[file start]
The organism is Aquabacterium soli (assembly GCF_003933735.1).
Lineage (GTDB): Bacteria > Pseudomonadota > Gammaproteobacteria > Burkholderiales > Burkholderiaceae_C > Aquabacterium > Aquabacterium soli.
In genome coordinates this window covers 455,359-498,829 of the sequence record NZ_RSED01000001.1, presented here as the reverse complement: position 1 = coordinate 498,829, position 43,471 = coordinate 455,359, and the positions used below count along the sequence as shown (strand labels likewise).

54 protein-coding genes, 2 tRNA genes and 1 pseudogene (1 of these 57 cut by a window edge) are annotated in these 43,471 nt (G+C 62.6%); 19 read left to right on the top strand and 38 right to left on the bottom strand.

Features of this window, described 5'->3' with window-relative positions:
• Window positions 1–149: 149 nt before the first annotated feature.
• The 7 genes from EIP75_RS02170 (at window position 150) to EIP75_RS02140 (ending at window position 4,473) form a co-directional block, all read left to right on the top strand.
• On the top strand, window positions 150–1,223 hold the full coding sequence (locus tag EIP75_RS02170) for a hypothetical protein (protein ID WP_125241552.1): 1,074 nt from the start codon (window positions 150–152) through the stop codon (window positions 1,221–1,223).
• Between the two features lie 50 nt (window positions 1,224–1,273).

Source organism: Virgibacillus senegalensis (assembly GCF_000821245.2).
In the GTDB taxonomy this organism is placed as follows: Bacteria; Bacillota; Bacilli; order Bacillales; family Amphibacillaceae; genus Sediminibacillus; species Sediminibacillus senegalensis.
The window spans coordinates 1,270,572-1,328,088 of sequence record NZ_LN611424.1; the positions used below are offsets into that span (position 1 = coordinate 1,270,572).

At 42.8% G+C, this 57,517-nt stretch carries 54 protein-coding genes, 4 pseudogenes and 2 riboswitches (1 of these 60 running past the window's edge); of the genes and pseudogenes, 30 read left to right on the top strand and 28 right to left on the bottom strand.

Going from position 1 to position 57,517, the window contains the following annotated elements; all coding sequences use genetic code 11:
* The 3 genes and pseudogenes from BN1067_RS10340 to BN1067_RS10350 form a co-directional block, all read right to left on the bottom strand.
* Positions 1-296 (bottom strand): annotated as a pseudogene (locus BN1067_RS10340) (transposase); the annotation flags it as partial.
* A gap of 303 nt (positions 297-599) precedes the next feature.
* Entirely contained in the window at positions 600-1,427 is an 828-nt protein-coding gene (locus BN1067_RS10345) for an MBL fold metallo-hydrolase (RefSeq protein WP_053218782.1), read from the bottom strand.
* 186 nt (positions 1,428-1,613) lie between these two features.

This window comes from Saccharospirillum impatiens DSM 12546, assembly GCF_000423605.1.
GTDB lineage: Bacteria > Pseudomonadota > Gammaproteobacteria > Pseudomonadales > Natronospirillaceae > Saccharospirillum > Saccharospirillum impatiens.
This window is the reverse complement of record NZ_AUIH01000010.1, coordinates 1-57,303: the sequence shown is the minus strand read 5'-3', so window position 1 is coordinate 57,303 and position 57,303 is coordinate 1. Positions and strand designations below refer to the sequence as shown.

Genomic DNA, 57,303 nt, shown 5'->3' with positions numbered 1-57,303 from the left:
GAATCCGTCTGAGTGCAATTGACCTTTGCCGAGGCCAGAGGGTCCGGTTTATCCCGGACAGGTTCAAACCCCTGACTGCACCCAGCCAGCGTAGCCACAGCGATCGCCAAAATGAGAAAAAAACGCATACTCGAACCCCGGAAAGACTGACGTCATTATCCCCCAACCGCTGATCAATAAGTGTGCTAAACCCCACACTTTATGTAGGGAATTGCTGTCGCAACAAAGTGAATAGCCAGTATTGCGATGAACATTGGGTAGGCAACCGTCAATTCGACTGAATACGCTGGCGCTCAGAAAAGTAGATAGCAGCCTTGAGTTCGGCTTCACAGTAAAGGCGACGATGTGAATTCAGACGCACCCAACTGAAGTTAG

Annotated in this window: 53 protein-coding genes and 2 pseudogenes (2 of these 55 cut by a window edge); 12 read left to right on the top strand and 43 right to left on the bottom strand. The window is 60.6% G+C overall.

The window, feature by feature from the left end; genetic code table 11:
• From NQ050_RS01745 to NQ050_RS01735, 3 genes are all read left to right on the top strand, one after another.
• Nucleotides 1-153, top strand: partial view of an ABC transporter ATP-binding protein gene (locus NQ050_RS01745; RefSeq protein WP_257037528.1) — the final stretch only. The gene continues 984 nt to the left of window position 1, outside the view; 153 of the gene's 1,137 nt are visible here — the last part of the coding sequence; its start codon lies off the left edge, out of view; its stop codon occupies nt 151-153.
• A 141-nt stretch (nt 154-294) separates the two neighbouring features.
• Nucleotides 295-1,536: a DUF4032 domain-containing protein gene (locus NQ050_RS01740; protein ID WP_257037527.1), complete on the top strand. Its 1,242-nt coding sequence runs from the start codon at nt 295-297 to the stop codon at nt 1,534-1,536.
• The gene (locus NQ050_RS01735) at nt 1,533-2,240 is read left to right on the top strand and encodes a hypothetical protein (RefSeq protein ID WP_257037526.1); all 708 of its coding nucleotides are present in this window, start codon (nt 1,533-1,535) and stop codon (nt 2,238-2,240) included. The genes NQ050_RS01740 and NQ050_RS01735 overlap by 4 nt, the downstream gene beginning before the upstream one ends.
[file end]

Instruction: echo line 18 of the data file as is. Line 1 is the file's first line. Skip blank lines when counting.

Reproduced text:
* Entirely contained in the window at positions 600-1,427 is an 828-nt protein-coding gene (locus BN1067_RS10345) for an MBL fold metallo-hydrolase (RefSeq protein WP_053218782.1), read from the bottom strand.